In Germany, for example, they pressure test newly build houses. The most cost effective way to build there, is to buy a factory built house and have that installed. Then the cost is only double the cost per square meter of a luxury house in South Africa. Testing a house for air leakage is South Africa? Get real.

4.5 - Services

Lighting and Power

SANS 204 (Table 12, Occupancy class H3 and H4) specifies that a house should not use more than 5 Watt per square meter and refers to SANS 10114 for light levels. SANS 10114 is not all that clear about light levels for different rooms but 200 Lux is about the minimum going up to 500 for reading and other work areas. Let’s work on an average of 300 Lux. This means we need lights giving us 60 Lumen per Watt. Incandescent lights hover around 15 Lumen per watt with halogen being a little better at about twenty but still far under the 60 that we should aim for. So, all incandescent types of light are out and Fluorescent and LEDs are in. Note that most LED lights sold in hardware stores are under 60 Lumen per Watt, so they don’t comply. Hence my comments in the summary.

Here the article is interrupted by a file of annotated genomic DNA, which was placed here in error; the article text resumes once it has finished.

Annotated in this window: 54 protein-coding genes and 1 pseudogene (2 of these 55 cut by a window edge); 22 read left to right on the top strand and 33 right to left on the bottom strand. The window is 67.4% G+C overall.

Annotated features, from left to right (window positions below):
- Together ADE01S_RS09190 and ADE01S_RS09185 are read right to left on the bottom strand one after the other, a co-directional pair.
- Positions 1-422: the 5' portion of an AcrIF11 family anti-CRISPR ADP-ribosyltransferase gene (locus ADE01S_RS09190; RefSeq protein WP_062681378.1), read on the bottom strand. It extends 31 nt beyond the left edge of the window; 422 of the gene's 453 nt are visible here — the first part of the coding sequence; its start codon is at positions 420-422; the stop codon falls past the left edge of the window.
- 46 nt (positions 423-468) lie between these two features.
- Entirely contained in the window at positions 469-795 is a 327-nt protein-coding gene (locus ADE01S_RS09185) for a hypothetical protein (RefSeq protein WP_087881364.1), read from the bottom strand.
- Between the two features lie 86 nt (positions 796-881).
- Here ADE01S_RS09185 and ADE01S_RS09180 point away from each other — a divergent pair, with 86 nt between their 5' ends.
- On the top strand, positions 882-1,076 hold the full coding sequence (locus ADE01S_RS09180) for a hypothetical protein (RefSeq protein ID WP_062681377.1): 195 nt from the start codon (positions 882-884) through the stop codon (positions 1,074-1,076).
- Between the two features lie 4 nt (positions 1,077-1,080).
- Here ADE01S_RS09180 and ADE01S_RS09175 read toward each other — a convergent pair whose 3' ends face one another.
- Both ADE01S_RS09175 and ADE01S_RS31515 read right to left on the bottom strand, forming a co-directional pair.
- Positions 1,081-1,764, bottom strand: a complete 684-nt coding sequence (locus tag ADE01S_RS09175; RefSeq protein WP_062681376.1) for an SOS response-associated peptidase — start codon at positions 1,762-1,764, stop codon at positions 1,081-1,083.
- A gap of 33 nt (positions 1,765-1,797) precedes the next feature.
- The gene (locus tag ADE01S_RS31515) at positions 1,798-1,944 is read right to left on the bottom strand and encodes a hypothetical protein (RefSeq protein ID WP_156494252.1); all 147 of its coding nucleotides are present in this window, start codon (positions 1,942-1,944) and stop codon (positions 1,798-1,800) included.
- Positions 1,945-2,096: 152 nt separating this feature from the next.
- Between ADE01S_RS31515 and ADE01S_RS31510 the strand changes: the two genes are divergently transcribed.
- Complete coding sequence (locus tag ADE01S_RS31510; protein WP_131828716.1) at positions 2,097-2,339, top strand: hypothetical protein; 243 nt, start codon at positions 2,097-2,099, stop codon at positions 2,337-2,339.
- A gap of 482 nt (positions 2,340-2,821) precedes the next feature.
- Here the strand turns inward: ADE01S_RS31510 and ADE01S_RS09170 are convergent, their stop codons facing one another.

Hot Water

The standard is simple. More that 50% of hot water heating must be provided by methods other than electrical resistance heating. We understand the intention, but the wording and criteria seems wrong. What they should have said is that hot water systems must be designed such that the total heat energy gain of the water must be at least double that of utility supplied energy. The standard also specifies that exposed hot water pipes must be insulated to an R- Value of 1 (if <80mm in diameter). This is sensible and very cost effective. It translates into an insulation thickness of about 22 mm when using a good insulator on a domestic water pipe. Again the 10 mm thick insulation sold at plumbing and hardware stores do not comply. Geysers should be insulated to an R-Value of 2. Here the standard is on target. This is higher than the SABS specification for geysers, as sold, where the R-Value is about 0.55 - 0.75. Therefore the insulation added to a geyser during installation should have an R-Value of around 1.25 to 1.45. That excludes the 25 mm thick insulation sold at some hardware stores. Look for the R-Value on insulation product packaging, else don’t buy it. On pipe lengths the standard is too soft stating that it should be minimised where possible. In practice, if you have a 22mm hot water pipe and insulate it to an R-Value of one, it would loose the same heat than if you use 10mm instead of 22mm insulation and reduce the pipe length by 33%. Now add the heat loss because you have to flush the cold water from the hot water pipe, before you have usable hot water, and you realise that the focus should be on pipe length, i.e.: the geyser position in the house.